ShockPopTerror! is another October Zuda comic done by Jean-Michel Ringuet. Here is the synopsis: It’s 1974 and the Bane half-sisters have come to the swamps of Hooper County to find their loot stolen from them. Psycho-killers, monsters and mutants are waiting for them, and an upset gang of cannibal bikers is hot on their heels, but the victims are not the ones you think!
The first thing I notice in reading this comic is how much the art reminded me of Ron Embleton. Ron isn't actually a influence on Jean-Michel Ringuet, but other artists of that time and style are. The next thing I noticed is the distressed effects added to the pages. It is a good framing device that's brings home the idea of everything is decaying, rotting to it's core. Screen 1 sets everything up with 1974, the Deep South as a caption, and a run down house in the middle of a swamp. We see some disturbing images to set the mood, then a evil looking character says to his evil looking mother he smells something, she says it's trouble. Readers then meet the Bane sisters Nemesis (blond) and Pandora ( brunette) on screen 2 who your lead to believe are going to do some shit kicking. Screen 3 has the sisters driving up to a confrontation with some local convicts at a gas station. What's more impressive than setting up a fight, is the backgrounds on display. You expect Swamp Thing could pop out any minute, and it just looks like the air could choke you to death from the humidity. Of course the gas station has the 'LIVE BAIT' sign up front and center. I happen to live a 5 minute drive from a similar gas station with a similar sign so it's true to life as far as that goes. Screen 4 had a really impressive panel layout a long shot, along with some close up panels. I enjoyed the dialogue, easy to read letters are always a plus too. I like the occasional Zuda story structure convention of halfway into the comic is set-up, and the rest is getting down to business. No modern day grindhouse/southern gothic/splat-punk story would be complete without a nod to the 'pretty mouth' line. Here it's "Well girl that's a naughty mouth on you and I love me a naughty mouth."Click to next screen for some ass kicking action scenes.
Everything goes better with chainsaws including a few thoughts on the grindhouse genre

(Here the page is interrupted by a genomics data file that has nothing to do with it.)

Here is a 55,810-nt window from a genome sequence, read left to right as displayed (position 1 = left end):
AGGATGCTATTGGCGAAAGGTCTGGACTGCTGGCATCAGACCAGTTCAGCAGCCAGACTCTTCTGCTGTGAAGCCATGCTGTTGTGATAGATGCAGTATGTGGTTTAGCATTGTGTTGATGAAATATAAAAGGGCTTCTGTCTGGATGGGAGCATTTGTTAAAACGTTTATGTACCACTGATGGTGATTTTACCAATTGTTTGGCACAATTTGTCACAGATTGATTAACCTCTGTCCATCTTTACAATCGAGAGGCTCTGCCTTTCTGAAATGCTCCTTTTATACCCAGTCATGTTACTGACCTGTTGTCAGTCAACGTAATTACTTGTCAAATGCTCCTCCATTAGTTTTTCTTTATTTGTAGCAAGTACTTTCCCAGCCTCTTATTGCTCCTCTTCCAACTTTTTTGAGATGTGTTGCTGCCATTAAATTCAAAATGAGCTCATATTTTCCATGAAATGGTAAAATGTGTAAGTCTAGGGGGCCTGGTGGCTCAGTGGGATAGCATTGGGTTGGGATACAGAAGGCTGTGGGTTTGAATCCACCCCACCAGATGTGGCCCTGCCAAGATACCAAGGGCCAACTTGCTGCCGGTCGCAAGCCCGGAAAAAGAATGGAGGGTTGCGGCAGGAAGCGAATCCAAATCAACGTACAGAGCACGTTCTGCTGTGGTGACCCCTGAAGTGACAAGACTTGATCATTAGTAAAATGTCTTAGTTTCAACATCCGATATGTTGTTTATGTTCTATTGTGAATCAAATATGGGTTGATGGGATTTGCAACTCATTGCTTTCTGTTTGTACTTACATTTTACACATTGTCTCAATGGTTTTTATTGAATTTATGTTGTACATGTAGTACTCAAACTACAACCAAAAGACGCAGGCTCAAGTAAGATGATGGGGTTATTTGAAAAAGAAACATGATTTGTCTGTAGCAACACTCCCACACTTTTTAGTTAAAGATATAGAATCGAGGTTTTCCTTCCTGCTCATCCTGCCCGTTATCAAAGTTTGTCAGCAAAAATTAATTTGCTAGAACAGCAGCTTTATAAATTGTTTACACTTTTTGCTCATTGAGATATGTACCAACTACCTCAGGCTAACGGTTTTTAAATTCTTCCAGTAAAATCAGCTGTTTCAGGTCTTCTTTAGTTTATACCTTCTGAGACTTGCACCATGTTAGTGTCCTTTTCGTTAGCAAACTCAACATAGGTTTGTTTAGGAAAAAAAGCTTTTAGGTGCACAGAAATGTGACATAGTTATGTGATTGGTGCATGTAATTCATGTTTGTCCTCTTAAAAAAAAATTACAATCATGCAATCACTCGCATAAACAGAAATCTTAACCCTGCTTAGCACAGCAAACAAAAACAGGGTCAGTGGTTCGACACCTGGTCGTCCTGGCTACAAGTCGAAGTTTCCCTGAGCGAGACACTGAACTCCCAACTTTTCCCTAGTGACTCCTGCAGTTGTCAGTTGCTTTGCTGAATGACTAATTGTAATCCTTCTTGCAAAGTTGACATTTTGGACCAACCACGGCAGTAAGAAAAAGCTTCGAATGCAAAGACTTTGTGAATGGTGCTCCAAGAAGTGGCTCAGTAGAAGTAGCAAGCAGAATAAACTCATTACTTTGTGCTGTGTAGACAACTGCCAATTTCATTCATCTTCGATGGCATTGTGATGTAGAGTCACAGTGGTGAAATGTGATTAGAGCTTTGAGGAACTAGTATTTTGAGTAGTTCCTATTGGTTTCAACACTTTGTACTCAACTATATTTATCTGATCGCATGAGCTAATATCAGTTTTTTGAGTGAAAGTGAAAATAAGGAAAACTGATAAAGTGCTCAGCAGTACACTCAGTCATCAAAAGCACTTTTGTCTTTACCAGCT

Screen 5 delivers as that anticipated action scene with plenty of face bashing and ball busting. Screen 6 has the attack of a swamp mutant, including a caption tipping you off to what it is. Screen 7 has that swamp mutant (amazing monster design by the way) meeting his fate. In a well layered out panel Nemesis cuts his leg off with a chainsaw. Ringuet in the layout of scenes like this establishes a nice consistency of having a central image be the bridge between the build to action, and the explosion of that ultra-violent graphic violence I love so much. The panel only stood out to me because of how well done the rest of the comic is. What impresses me about this comic above all else are the fluid action scenes where art and dialogue work together to make scenes you remember. I've read online comics where all the figures looked stiff and the sequential art of 'ultimate showdowns' came across as paper dolls playing slap and tickle. It's nice to be able to enjoy a action filled comic that delivers on the thrills with room to grow should it win. This submission ends with blood and gasoline both guzzling up in a nice bit of symmetry as a result of the fight with the mutant. The two sisters find out the location of the man they were looking for, and speed off to find him after sparking a huge explosion. The only thing that was a miss for me with this comic is panel 3 on screen 8. It would have had more impact had the goon being questioned looked into the sisters eyes. I liked the "Say hi to Satan for us! Let's go to church, we got a date!" words the comic ended on, and the promise of "Next: quagmire maniacs!!!" Every story is a genre of some type story. You can break it down into sub-sub-genre's or paint with a broad brush and just say horror. No genre necessary has to limit where you can go in a story including grindhouse/exploitative type stories. Neil Gaiman once said comic books thought they were Rock and Roll, and they were really Jazz. Meaning to me: comic fans are already a sub-set of a general audience, not in the masses majority. Their is a difference between trying to sell a film across America, and giving Zuda a try where zombie stories (as a example) of all kinds do so well. I love genre stories that give me 'the same, but different'. Meaning their are enough familiar/expected elements in it the qualify for a genre tag, but it has that something extra hook to it that makes the story stand apart from the rest. With ShockPopTerror! it's having actions done so well (with smart dialogue) you want to pump your fist and cheer the Bane sisters on. The best genre stories pull one more trick and are impressive to readers/viewers who ordinary wouldn't give the story a try. For an example: I hate zombie stories as a general rule. Their are exceptions like Zombieland in film, and Gone Zombie as a example in online comics. Stories that got their base, then went out after the rest of the audience. ShockPopTerror! is my go-to genre so Ringuet has the base, now he just has to go out their and spread the word.